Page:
Fence to fight wild dog scourge
Fifth-generation pastoralist Ashley Dowden comes from a proud line of farmers to run sheep at the Mid West’s historic Challa Station.
And he is determined not to be the last.
The station was among leases caught up in WA’s ferocious wild dog scourge, making sheep a rare commodity across the State’s rangelands when many pastoralists were forced to de-stock.
“We had our flock decimated 10 years ago,” Mr Dowden said.
“When the wild dogs first came into this area, one thing we said to ourselves was ‘We won’t let them turn our sheep into dog food’.”
The Dowdens now run about 1000 Santa Gertrudis cattle at Challa.
The heartbreaking decision to destock on the back of the wild dog influx has prevented Mr Dowden from flourishing in Australia’s record wool prices, trading at more than 2000¢/kg at one point last year.
Although the sheep are gone, evidence of the pest is everywhere, Mr Dowden says.
However, with developments on the Murchison Regional Vermin Council’s cell fence — set to surround 52 stations and encompass 6.5 million hectares — making headway, Challa Station is eyeing a return to its sheep origins. Backed by two State Government grants totalling $1.14 million, Murchison and Mid West pastoralists are banking on the fence to safeguard properties from wild dog populations.
The infrastructure builds on the existing State Barrier Fence, with the new funding set to erect the remaining 326km to complete the 1400km development.
A jubilant Mr Dowden is hopes it will make a difference.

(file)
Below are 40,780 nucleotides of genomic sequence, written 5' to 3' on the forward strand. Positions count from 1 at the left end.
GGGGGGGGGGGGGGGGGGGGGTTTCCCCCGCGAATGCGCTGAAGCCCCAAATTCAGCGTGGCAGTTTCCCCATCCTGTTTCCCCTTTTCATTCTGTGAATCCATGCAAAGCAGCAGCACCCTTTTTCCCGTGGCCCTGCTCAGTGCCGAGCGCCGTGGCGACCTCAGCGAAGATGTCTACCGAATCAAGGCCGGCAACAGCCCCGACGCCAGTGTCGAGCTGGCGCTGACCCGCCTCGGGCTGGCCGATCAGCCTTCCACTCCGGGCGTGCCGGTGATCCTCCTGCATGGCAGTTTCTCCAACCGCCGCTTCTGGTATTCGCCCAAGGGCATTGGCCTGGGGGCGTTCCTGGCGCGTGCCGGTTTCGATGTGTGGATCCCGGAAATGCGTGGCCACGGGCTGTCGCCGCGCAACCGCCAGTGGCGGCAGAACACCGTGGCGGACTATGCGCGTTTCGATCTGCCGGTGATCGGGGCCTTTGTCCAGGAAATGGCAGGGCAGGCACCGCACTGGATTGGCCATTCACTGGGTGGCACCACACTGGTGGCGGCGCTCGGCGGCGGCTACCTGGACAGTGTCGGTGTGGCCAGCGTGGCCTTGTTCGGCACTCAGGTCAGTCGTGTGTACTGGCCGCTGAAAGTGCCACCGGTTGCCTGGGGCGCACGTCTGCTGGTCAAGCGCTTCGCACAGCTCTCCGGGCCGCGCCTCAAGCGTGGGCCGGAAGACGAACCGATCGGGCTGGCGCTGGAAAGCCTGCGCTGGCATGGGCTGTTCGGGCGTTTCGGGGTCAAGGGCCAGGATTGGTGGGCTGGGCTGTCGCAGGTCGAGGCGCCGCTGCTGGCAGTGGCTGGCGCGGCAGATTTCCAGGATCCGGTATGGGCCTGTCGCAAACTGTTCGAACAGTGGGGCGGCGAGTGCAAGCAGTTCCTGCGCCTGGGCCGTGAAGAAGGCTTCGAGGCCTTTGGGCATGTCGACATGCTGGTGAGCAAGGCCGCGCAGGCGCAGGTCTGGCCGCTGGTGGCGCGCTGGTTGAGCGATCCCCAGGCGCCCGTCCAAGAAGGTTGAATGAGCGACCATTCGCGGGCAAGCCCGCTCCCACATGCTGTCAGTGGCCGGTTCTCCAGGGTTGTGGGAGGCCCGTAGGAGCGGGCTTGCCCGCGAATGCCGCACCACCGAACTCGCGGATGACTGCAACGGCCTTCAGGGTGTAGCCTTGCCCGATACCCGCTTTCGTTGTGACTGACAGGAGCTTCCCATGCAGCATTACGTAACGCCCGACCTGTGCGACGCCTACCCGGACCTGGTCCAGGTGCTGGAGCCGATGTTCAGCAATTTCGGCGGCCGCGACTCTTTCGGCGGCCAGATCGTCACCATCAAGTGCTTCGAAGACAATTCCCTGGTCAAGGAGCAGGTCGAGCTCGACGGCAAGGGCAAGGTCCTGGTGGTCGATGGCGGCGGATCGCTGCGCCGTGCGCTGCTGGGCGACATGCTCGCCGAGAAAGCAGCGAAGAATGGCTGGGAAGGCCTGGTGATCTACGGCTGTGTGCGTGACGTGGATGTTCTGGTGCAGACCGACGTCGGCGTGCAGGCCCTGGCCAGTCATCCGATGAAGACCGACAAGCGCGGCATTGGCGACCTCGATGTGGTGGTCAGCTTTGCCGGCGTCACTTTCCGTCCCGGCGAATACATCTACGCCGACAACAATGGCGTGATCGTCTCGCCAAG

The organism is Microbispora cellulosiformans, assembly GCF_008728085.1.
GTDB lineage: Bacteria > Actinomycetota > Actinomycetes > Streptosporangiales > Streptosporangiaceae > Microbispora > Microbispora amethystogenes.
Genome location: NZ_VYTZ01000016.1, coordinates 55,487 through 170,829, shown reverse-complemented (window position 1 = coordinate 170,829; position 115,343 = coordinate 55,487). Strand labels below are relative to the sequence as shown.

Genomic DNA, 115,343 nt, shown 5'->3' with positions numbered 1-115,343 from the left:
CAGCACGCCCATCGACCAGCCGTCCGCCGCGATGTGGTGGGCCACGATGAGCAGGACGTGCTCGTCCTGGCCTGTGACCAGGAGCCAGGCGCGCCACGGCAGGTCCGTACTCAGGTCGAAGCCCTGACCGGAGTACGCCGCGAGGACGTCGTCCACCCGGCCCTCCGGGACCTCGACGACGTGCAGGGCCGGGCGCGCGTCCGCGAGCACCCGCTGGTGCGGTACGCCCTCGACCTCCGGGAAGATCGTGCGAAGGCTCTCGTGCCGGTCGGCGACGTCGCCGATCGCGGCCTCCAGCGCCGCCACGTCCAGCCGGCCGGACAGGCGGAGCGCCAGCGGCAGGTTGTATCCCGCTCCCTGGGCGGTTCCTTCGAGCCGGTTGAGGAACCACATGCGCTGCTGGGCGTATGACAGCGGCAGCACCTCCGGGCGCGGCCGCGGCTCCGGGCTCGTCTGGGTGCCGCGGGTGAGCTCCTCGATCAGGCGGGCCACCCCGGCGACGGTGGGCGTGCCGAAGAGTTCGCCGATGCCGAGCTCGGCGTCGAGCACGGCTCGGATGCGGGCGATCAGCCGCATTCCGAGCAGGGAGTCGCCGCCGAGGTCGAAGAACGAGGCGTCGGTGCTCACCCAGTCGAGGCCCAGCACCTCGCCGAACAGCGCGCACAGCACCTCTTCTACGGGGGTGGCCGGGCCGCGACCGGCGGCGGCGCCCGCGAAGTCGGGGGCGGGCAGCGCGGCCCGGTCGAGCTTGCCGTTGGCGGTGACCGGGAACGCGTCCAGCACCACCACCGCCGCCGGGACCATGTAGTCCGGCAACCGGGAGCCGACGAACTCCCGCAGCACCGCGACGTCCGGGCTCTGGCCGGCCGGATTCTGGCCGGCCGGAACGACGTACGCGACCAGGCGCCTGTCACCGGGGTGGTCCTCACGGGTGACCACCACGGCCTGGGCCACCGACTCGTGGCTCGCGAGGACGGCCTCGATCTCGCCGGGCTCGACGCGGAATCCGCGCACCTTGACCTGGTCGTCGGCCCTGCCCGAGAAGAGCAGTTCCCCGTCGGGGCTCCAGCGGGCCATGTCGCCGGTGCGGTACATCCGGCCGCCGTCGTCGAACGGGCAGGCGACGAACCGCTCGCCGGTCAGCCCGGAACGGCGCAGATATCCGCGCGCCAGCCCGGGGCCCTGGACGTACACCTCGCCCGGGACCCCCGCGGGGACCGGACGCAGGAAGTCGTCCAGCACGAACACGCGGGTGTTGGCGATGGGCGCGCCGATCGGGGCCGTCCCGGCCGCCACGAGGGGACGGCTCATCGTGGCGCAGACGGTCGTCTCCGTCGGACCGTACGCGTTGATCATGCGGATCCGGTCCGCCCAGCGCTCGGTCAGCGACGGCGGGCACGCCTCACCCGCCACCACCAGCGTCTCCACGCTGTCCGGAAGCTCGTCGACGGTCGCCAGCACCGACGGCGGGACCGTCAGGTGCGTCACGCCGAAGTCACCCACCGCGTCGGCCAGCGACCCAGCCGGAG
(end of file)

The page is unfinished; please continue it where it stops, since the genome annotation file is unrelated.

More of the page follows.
He hopes to re-enter the sheep industry within three years of the longawaited project’s completion.
“We will be inside the boundary, right on the eastern side,” he said.
“The country isn’t suited to cattle and our preference wasn’t to enter into cattle, but you have to do what you have to do to survive.”
The mighty MRVC cell will stand in conjunction with the 180km Murchison hub cell fence, which is poised to surround four pastoral leases, to strengthen wild dog prevention measures.
It will run north via Jingemarra and Meka stations.
Murchison and Mid West pastoralists are also implementing vast baiting regimes to tackle the issue.
About 26 tonnes of meat, mainly horse, is being processed into baits — injected with the 1080 toxin — annually and distributed across Meekatharra, Yalgoo and Cue.
Professional doggers have also been engaged in the area, providing on-ground pest management control.
More than 600km south-east of Challa Station, Goldfields pastoral leases are also fighting the wild dog issue.
Brendan Jones, owner of Mt Monger Station about 60km east of Kalgoorlie-Boulder, elected to diversify his operation and abandon sheep for cattle because of the wild dog threat.
Mt Monger was once one of the Goldfields’ premier sheep stations, but now holds about 700 head of cattle.
The 950km Kalgoorlie Pastoral Alliance’s cluster cell development will surround 11 stations and 2.4 million hectares of rangelands.
With the KPA cell development also providing hope to Kalgoorlie-Boulder pastoralists, the region’s premier biosecurity group is trumpeting the wool industry’s return.
Goldfields Nullarbor Rangelands Biosecurity Association chief executive Michelle Donaldson took the reins from veteran pastoralist identity Ross Wood on January 1. She is confident the fence could reignite the area’s once-burgeoning sheep sector.
In preparation for the fence’s completion, the GNBRA has been equipping station owners across the Goldfields and Nullarbor with trapping equipment since October.
“There are a lot of dogs around, especially younger ones at the moment, so we need to get on top of them before they mature,” Mrs Donaldson said.
Ross Wood Ashley Dowden comes across a dingo trapped weeks ago. Zach Relph Teen Ryan is a dogger from Kalgoorlie-Boulder leading the charge in eradicating WA of one the most damaging pests — the wild dog.